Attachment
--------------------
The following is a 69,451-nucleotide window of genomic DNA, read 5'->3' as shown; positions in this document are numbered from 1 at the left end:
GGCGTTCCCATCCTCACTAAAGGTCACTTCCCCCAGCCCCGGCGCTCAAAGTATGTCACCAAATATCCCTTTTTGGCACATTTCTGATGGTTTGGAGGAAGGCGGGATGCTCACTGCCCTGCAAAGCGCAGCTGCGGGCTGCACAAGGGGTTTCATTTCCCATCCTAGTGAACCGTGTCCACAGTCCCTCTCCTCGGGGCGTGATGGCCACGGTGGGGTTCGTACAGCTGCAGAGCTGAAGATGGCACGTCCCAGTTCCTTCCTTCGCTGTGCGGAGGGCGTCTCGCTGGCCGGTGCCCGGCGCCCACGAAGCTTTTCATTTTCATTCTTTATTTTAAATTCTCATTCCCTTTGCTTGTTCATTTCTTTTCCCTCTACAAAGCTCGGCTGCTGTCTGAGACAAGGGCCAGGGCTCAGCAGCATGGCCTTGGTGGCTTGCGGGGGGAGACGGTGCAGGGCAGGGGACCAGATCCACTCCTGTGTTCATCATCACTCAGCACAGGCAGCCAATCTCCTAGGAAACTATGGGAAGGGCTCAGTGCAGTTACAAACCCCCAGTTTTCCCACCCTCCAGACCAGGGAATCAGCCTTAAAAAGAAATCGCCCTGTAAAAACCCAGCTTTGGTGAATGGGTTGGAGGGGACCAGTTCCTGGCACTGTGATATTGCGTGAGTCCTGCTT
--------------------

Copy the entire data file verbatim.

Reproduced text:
The following is a 69,451-nucleotide window of genomic DNA, read 5'->3' as shown; positions in this document are numbered from 1 at the left end:
GGCGTTCCCATCCTCACTAAAGGTCACTTCCCCCAGCCCCGGCGCTCAAAGTATGTCACCAAATATCCCTTTTTGGCACATTTCTGATGGTTTGGAGGAAGGCGGGATGCTCACTGCCCTGCAAAGCGCAGCTGCGGGCTGCACAAGGGGTTTCATTTCCCATCCTAGTGAACCGTGTCCACAGTCCCTCTCCTCGGGGCGTGATGGCCACGGTGGGGTTCGTACAGCTGCAGAGCTGAAGATGGCACGTCCCAGTTCCTTCCTTCGCTGTGCGGAGGGCGTCTCGCTGGCCGGTGCCCGGCGCCCACGAAGCTTTTCATTTTCATTCTTTATTTTAAATTCTCATTCCCTTTGCTTGTTCATTTCTTTTCCCTCTACAAAGCTCGGCTGCTGTCTGAGACAAGGGCCAGGGCTCAGCAGCATGGCCTTGGTGGCTTGCGGGGGGAGACGGTGCAGGGCAGGGGACCAGATCCACTCCTGTGTTCATCATCACTCAGCACAGGCAGCCAATCTCCTAGGAAACTATGGGAAGGGCTCAGTGCAGTTACAAACCCCCAGTTTTCCCACCCTCCAGACCAGGGAATCAGCCTTAAAAAGAAATCGCCCTGTAAAAACCCAGCTTTGGTGAATGGGTTGGAGGGGACCAGTTCCTGGCACTGTGATATTGCGTGAGTCCTGCTT